The event is free and open to the public. RSVPs appreciated at: firstname.lastname@example.org
Friday, January 31st
12:15PM - 1:15PM
Kent State CUDC
1309 Euclid Avenue, Suite 200 (Playhouse Square, Downtown Cleveland)
Marika Shioiri-Clark, principal of SOSHL Studio, will speak at the CUDC on “Dignifying Design” as part of AIA Cleveland’s 2013 Emerging Practitioner Lecture Series. Based in Cleveland, SOSHL Studio is dedicated to creating social impact through architecture and design. In response to Denise Scott Brown’s comments on her exclusion from the Pritzker Prize, Marika recently co-authored a CNN.com article on the continuing discrimination of women in architecture.
Marika Shioiri-Clark | Dignifying Design
Friday, May 31, 2013
Kent State CUDC
1309 Euclid Avenue, Suite 200
RSVP on the Facebook event page here
From 2007 to 2010, Marika was Co-Founder and Managing Director of MASS Design Group, an architectural nonprofit designing well-built environments that aid in the reduction of global poverty. Marika was a lead designer on the Butaro Hospital project in northern Rwanda in collaboration with Partners in Health, the Clinton HIV/AIDS Initiative, and the Rwandan Ministry of Health, and lived on-site in 2008 developing the designs and overseeing construction.
Marika has received several awards for her work in reframing architects as global change agents. She was an invited Ideas Scholar at the Aspen Institute in 2009, and received a US National Commission for UNESCO Traveling Fellowship in 2008. Marika received her BA in Urban Studies from Brown University, and her Masters of Architecture from the Harvard Graduate School of Design, where her graduate thesis under advisors Jacques Herzog and Pierre DeMeuron focused on gendered public spaces in Cairo, Egypt. In 2011 she served in the first class of global residents at IDEO.org.
Watch Marika’s TEDxStellenbosch talk on Empathic Architecture:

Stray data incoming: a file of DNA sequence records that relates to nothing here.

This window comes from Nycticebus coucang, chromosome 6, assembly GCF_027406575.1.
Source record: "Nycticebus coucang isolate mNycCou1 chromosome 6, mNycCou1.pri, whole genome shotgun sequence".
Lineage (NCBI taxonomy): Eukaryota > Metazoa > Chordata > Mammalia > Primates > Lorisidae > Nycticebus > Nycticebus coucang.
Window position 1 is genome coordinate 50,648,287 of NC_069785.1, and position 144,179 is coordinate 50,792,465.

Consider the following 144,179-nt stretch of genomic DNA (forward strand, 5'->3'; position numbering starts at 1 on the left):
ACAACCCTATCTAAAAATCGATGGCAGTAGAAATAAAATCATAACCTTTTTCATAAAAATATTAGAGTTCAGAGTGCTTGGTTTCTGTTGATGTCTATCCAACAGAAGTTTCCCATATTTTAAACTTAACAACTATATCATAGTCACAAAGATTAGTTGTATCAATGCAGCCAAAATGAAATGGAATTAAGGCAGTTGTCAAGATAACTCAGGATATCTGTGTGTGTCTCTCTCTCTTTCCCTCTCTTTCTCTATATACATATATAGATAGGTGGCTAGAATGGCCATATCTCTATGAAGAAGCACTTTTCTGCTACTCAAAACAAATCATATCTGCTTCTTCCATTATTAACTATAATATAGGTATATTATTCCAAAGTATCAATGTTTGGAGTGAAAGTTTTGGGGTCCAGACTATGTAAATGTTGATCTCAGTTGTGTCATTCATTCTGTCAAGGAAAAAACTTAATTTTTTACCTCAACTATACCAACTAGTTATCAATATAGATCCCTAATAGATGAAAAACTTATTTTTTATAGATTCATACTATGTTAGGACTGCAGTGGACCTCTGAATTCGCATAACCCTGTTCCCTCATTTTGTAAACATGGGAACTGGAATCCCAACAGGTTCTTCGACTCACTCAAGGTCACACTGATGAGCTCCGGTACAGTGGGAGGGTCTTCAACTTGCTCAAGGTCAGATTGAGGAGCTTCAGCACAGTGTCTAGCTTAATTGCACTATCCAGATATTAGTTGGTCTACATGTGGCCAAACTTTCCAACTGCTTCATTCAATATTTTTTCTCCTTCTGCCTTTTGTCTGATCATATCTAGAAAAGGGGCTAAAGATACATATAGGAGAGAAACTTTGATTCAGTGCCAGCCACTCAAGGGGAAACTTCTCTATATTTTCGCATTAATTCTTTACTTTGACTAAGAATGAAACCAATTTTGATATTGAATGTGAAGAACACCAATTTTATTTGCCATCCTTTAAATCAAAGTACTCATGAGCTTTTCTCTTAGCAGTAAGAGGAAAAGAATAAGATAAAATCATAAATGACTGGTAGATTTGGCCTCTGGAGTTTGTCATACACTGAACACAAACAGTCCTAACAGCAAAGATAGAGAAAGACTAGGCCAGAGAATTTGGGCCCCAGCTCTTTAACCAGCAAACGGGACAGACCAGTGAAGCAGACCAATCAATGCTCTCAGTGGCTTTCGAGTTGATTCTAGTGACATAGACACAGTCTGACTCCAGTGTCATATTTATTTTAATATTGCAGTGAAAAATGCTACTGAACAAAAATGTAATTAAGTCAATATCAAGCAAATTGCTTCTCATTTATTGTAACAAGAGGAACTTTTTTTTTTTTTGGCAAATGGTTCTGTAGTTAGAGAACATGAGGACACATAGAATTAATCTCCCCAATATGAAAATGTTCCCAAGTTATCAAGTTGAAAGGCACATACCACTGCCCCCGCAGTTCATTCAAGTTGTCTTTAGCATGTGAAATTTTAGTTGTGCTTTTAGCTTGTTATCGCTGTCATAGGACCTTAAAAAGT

The Emerging Practitioner Lecture Series is organized by AIA Cleveland’s Associates Committee in partnership with Kent State University’s Cleveland Urban Design Collaborative. Events are free and open to the public.
Questions can be directed to: email@example.com
We’re excited to announce the final review schedule for the 2013 Master of Urban Design capstone projects (see below). Graduate students at the CUDC enrolled in the Master of Urban Design or dual degree (Master of Architecture + Master of Urban Design) programs at the CUDC conclude their coursework with an individualized capstone project. Each capstone project is developed over two semesters, with the first semester focused on framing a research question and the second devoted to creating a design response. As can be seen from the project names below, the investigations span a wide range of topics and geographies.
The capstone presentations for this year’s class will be held at the CUDC (1309 Euclid Avenue, 2nd Floor) and are open to the public. If you are interested in pursuing a Master of Urban Design degree or just curious about one of the capstone topics, please feel free to attend any of the presentations. You don’t need to RSVP, but we ask that attendees arrive shortly before the designated start time. The presentation and discussion immediately following each project should run about an hour and a half. More information on the academic programs offered at the CUDC can be found on our website here. Contact us at firstname.lastname@example.org with any questions and we look forward to seeing you soon!